Thursday, 11 November 2010

Hume & Hovell Track: Difficult start

My Hume & Hovell hike did not seem to start under a good star....

First of all, the bus would not drop me off at Yass, which is the starting point for the track. You wonder why that is? I wondered, too. My bus was a VLine bus, which apparently stands for Victoria. And as Yass is still in New South Wales, VLine is only allowed to pick passengers up there, but not to drop them. This gave me another 3 hours of sightseeing in Canberra before the departure of the nationwide Greyhound bus....

Things did not go smoothly with Greyhound either. First of all the driver told me he would not go into Yass, but drop me off at a service station on the highway. Unfortunately, he could not show me on the map where that bloody service station was! Depending on the location that meant either a very long walk or actually cutting off a couple of kilometers of road walk for me. Luckily, it turned out to be the perfect drop off point saving me 5 km of boring road walk!

I got off the bus, grabbed my backpack and disappeared into the station's rest rooms to get water and arrange my stuff. When I re-emerged 10 minutes later, the bus was still standing there and a big commotion going on. This was  supposed to be only a short drop-off stop! I asked one of the passengers what had happened. While the bus's luggage department was open, a thief had stolen another backpack with 1,000 AUD in it. The robbed passenger had left in pursuit of the thief and now everybody was waiting for the outcome. Everybody except me: I got away from there as quickly as possible before somebody tried to steal my backpack and started my hike.

I was dead tired from 3 very short nights in Canberra that I had spent in front of the computer and so I stopped as soon as I found any decent camp site. I slept for 14 hours straight and woke up with a cold. Or at least this is what I first thought it was. My nose was running and my eyes were itching. I was especially worried about my itching eyes because the last thing I needed now was conjunctivitis.... But then it dawned on me: Maybe I was just allergic to something? Everything was blooming and Maik had already had allergy trouble in Australia. But I have never been allergic against pollen.. What was going on? Well, I still don't know - but the symptoms disappeared within 2 days.

Lake Burrinjuck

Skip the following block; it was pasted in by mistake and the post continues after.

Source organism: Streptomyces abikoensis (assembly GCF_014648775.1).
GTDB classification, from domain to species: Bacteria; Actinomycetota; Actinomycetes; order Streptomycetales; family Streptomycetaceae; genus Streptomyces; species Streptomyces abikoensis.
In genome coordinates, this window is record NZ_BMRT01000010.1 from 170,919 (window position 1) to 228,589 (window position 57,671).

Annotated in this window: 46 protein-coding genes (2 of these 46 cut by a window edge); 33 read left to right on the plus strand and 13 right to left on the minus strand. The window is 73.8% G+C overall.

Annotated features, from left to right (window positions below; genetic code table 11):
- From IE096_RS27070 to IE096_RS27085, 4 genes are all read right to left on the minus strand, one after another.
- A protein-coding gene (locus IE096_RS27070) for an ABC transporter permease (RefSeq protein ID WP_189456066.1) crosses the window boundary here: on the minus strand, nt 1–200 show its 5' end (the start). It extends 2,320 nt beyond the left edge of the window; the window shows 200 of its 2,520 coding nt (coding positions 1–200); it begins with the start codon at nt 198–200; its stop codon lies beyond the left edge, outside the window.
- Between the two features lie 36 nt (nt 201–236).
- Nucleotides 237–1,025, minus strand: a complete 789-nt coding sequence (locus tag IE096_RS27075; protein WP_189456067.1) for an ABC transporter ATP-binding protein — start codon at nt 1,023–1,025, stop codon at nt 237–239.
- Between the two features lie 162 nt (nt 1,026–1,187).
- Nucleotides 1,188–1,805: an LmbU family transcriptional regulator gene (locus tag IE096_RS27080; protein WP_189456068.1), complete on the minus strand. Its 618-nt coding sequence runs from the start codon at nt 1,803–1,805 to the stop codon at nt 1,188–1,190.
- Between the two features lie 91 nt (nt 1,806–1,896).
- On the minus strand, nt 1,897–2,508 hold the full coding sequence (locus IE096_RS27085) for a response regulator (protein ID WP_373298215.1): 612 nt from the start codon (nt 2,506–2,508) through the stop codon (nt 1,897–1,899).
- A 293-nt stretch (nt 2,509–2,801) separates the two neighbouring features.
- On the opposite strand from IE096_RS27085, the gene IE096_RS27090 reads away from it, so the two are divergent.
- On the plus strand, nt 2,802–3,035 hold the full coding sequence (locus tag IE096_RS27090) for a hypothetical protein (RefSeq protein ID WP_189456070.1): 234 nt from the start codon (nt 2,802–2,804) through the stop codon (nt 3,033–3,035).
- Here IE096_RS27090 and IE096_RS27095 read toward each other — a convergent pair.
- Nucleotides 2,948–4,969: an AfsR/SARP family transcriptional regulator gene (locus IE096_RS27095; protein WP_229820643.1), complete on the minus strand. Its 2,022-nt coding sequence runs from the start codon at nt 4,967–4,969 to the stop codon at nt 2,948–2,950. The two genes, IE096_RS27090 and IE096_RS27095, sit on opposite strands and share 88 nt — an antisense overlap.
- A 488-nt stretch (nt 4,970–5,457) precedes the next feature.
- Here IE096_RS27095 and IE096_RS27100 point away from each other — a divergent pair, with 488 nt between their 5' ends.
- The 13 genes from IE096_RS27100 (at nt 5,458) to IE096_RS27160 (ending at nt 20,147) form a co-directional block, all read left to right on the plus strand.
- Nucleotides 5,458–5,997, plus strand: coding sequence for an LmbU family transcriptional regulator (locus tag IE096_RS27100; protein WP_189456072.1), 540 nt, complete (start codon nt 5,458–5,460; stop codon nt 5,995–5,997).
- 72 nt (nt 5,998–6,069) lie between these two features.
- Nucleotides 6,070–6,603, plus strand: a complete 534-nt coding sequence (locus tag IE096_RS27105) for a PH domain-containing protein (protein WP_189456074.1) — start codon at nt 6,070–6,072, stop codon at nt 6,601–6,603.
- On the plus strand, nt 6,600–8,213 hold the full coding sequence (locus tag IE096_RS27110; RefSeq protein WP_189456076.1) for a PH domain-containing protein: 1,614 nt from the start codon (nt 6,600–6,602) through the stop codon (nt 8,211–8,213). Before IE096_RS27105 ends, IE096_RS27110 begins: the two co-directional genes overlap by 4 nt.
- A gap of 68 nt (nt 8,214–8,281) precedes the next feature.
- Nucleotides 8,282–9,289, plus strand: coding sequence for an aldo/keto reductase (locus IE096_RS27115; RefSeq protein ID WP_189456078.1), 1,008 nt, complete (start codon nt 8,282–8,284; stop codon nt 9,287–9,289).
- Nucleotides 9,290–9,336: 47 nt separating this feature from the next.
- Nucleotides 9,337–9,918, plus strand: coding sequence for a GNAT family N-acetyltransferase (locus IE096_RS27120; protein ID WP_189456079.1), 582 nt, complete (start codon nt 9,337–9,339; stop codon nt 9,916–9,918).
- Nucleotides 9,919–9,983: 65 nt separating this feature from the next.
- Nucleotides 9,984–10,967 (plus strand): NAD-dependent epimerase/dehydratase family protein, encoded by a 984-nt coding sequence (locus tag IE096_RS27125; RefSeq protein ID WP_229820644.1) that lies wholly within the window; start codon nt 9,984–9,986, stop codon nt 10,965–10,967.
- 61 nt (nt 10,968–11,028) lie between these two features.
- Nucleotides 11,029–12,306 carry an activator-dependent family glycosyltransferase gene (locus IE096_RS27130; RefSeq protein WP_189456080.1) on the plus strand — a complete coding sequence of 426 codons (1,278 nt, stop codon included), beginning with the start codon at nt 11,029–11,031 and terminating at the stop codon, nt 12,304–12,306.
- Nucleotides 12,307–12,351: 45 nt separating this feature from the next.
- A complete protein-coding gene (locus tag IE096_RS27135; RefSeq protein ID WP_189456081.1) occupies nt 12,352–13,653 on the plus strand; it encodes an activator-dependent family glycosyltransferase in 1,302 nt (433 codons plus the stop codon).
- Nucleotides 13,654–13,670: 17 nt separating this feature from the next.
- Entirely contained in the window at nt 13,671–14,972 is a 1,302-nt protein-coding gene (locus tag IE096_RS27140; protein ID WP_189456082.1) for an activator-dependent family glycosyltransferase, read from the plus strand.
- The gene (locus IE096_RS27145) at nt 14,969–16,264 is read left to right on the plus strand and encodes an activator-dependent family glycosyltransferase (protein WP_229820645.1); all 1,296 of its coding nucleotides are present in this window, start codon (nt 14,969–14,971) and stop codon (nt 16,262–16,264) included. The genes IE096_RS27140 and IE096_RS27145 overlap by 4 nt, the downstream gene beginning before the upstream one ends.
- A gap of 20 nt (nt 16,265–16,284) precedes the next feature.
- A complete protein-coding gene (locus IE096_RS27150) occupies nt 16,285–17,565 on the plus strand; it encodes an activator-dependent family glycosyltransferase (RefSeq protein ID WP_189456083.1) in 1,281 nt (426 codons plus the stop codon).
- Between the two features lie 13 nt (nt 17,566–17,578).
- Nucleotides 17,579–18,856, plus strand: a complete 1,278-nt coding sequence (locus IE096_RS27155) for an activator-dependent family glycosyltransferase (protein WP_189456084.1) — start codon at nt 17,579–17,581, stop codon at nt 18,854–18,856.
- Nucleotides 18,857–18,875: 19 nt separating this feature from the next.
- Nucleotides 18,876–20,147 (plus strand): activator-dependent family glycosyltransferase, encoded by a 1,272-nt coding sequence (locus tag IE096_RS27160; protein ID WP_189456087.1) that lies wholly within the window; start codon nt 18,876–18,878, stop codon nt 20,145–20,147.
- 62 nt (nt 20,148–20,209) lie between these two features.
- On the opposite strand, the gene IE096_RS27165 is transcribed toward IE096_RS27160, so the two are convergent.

At least the boat ride across Lake Burrinjuck worked out as planned. I arrived in time, paid 30 AUD and was on the other side in 15 minutes. So far, so good. But then the hiking problems started. As you might have guessed.... this area had received a lot of rain and wind recently. Surprise, surprise.... And telling by the trail registers I am the first person on this trail for the last 1,5 months. And that means: This trail section, that has been rated "hard" to start with, was totally overgrown and full of blowdowns. Hiking was tough and I got more and more behind schedule. All that plus a serious attack of chaffing made life miserable. On day 3 I got lost and only realised it after I had climbed up 300 meters. Great - I descended back and climbed up 300 meters again on another hill. By that point I was already one day behind schedule and slowly running out of food. But to also tell you the other side of the story: The landscape is breathtakingly beautiful! Undisturbed rainforest, rushing mountain streams and the occasional waterfall.

Waterfall along the trail
I camped in a meadow last night only to wake up by a torrential thunderstorm. Although my tent held up pretty well, I did not sleep very well that night. I broke camp very grumpily in the morning to start what the map guide called "a delightful stroll along the river". There was nothing delightful about it. First the whole thing was totally overgrown preferably with thistles. Everything was wet and after 10 minutes I was totally soaked. The river I was following had been flooded so badly that there was tons of debris like huge tree trunks all over the place. I started yelling in German. To make things worse there was a nice little paved road on the other side of the river. But the trail was routed on my "delightful" side. I started to wonder whether it is more practical to swim across and get wet or continue walking and get wet, too. Finally a swing bridge showed up. I have been on many swing bridges in my hiking career but this was definitely one of the worst. It was so scary that it took me full 15 minutes to cross about 200 meters over. Do they ever check the safety of these bridges once they are built?

As you can tell from this post I finally made it in one piece. I arrived on the other side on the road with 2 choices: Either continue 15 km of "hard" rated trail and then hitch into town or hitch straightaway. Being totally soaked, pissed off and out of food I was still deliberating what to do when the first car came along. I put out my thumb and got a ride into town. Life is so much better now.... And prospects are good: the next sections are rated "easy" or "medium"!

1 comment:

Anonymous said...

How does this compare with the Heysen?